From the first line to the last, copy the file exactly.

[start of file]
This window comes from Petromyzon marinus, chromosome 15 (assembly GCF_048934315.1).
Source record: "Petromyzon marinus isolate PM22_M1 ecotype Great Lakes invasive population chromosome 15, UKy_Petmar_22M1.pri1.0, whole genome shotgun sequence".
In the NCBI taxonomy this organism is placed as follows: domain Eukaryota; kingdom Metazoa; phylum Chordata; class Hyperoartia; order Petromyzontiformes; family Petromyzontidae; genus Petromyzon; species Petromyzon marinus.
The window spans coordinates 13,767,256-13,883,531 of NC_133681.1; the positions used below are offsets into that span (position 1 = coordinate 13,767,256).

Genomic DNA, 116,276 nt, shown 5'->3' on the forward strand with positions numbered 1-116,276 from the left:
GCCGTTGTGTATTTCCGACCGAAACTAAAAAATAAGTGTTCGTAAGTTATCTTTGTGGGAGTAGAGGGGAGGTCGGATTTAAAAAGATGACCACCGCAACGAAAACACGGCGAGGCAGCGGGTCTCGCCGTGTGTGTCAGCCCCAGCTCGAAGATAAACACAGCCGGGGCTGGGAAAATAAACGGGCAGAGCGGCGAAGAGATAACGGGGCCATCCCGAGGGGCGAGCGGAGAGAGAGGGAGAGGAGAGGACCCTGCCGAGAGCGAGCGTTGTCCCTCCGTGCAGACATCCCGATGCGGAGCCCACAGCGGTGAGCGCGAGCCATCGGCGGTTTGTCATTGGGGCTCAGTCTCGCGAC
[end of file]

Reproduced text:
This window comes from Petromyzon marinus, chromosome 15 (assembly GCF_048934315.1).
Source record: "Petromyzon marinus isolate PM22_M1 ecotype Great Lakes invasive population chromosome 15, UKy_Petmar_22M1.pri1.0, whole genome shotgun sequence".
In the NCBI taxonomy this organism is placed as follows: domain Eukaryota; kingdom Metazoa; phylum Chordata; class Hyperoartia; order Petromyzontiformes; family Petromyzontidae; genus Petromyzon; species Petromyzon marinus.
The window spans coordinates 13,767,256-13,883,531 of NC_133681.1; the positions used below are offsets into that span (position 1 = coordinate 13,767,256).

Genomic DNA, 116,276 nt, shown 5'->3' on the forward strand with positions numbered 1-116,276 from the left:
GCCGTTGTGTATTTCCGACCGAAACTAAAAAATAAGTGTTCGTAAGTTATCTTTGTGGGAGTAGAGGGGAGGTCGGATTTAAAAAGATGACCACCGCAACGAAAACACGGCGAGGCAGCGGGTCTCGCCGTGTGTGTCAGCCCCAGCTCGAAGATAAACACAGCCGGGGCTGGGAAAATAAACGGGCAGAGCGGCGAAGAGATAACGGGGCCATCCCGAGGGGCGAGCGGAGAGAGAGGGAGAGGAGAGGACCCTGCCGAGAGCGAGCGTTGTCCCTCCGTGCAGACATCCCGATGCGGAGCCCACAGCGGTGAGCGCGAGCCATCGGCGGTTTGTCATTGGGGCTCAGTCTCGCGAC